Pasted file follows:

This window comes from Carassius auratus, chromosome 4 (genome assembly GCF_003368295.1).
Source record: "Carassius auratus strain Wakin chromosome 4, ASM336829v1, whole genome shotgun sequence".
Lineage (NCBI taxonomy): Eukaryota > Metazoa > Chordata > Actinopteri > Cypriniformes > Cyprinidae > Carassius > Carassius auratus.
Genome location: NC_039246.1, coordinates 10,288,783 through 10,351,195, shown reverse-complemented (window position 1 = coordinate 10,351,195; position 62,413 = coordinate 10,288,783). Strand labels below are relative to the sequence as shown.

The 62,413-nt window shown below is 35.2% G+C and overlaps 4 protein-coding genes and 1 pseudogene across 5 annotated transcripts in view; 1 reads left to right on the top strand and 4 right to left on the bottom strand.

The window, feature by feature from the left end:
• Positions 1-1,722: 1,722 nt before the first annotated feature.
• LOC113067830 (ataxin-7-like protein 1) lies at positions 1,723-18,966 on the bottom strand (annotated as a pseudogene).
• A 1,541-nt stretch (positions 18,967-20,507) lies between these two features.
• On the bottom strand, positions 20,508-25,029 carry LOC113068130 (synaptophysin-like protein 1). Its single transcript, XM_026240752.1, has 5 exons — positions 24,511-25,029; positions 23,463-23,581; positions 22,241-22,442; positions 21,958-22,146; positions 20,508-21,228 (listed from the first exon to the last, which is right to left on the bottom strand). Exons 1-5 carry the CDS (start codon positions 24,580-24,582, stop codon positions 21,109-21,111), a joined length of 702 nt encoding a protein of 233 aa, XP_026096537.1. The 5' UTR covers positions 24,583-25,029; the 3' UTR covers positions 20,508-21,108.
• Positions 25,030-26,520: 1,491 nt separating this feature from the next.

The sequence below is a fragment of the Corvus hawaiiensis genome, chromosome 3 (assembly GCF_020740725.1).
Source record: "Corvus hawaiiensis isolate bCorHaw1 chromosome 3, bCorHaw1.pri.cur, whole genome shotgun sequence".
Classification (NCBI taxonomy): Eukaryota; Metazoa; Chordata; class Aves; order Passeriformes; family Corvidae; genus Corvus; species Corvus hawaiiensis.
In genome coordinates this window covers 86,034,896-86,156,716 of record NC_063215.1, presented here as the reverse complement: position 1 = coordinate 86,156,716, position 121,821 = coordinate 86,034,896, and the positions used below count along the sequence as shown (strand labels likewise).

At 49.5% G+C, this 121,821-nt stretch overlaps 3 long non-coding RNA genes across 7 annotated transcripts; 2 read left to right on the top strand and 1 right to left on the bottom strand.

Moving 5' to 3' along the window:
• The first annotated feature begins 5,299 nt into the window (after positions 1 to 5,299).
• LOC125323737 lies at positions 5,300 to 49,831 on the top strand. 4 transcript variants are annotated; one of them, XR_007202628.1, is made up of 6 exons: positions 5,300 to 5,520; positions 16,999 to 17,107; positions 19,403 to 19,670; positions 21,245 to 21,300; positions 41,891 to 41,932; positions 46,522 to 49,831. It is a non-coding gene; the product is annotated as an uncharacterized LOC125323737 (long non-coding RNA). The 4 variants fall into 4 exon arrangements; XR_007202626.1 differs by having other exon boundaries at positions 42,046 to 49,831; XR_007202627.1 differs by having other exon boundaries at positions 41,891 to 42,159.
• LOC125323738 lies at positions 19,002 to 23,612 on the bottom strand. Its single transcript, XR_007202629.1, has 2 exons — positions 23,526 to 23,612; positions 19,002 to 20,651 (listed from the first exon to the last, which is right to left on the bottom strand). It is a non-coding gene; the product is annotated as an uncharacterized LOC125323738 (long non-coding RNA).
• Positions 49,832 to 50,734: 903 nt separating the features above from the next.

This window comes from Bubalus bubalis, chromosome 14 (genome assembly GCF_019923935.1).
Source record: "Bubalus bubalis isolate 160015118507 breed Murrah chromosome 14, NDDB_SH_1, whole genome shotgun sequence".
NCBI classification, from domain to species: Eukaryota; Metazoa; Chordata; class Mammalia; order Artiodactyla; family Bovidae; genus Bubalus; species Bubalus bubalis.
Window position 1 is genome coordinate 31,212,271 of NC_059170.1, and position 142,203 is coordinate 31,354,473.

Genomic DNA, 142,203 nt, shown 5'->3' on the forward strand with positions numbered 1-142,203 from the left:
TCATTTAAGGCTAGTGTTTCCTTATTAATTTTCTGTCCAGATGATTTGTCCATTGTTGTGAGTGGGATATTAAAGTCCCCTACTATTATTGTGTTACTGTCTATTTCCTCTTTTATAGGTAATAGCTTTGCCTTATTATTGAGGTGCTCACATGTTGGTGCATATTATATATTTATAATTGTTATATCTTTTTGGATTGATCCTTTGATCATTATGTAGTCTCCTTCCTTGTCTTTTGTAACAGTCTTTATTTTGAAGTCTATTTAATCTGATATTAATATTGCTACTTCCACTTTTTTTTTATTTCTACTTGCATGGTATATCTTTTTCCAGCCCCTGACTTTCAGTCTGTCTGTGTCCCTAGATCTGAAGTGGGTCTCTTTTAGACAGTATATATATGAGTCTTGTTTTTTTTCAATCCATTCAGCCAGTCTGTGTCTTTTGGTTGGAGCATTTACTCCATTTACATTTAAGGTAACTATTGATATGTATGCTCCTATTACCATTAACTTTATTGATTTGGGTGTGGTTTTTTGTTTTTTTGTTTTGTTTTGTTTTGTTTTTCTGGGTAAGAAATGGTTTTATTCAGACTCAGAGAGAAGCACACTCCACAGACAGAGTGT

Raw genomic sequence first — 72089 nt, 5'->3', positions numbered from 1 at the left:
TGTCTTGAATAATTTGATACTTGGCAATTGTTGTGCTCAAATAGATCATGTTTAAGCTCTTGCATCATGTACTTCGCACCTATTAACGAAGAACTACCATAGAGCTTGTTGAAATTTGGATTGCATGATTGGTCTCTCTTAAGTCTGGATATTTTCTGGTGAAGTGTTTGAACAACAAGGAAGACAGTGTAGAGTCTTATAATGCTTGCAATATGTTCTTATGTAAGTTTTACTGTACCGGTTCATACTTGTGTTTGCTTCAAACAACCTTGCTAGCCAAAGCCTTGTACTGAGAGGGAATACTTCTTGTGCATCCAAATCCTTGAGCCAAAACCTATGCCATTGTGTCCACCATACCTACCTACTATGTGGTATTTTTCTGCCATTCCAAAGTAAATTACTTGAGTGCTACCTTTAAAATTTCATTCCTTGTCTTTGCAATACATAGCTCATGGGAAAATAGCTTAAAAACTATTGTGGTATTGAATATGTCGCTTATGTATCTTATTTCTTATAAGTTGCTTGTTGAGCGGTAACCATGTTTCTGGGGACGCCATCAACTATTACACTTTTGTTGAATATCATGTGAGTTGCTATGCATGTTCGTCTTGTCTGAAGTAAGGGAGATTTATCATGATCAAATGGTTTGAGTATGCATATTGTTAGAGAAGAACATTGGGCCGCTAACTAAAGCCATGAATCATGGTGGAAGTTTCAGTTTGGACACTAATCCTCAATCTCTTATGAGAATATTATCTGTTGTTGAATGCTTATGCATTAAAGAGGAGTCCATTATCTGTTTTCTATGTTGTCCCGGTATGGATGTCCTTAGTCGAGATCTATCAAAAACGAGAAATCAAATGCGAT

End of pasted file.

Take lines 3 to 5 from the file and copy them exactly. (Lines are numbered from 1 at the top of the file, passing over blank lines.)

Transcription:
Lineage (NCBI taxonomy): Eukaryota > Metazoa > Chordata > Actinopteri > Cypriniformes > Cyprinidae > Carassius > Carassius auratus.
Genome location: NC_039246.1, coordinates 10,288,783 through 10,351,195, shown reverse-complemented (window position 1 = coordinate 10,351,195; position 62,413 = coordinate 10,288,783). Strand labels below are relative to the sequence as shown.

The 62,413-nt window shown below is 35.2% G+C and overlaps 4 protein-coding genes and 1 pseudogene across 5 annotated transcripts in view; 1 reads left to right on the top strand and 4 right to left on the bottom strand.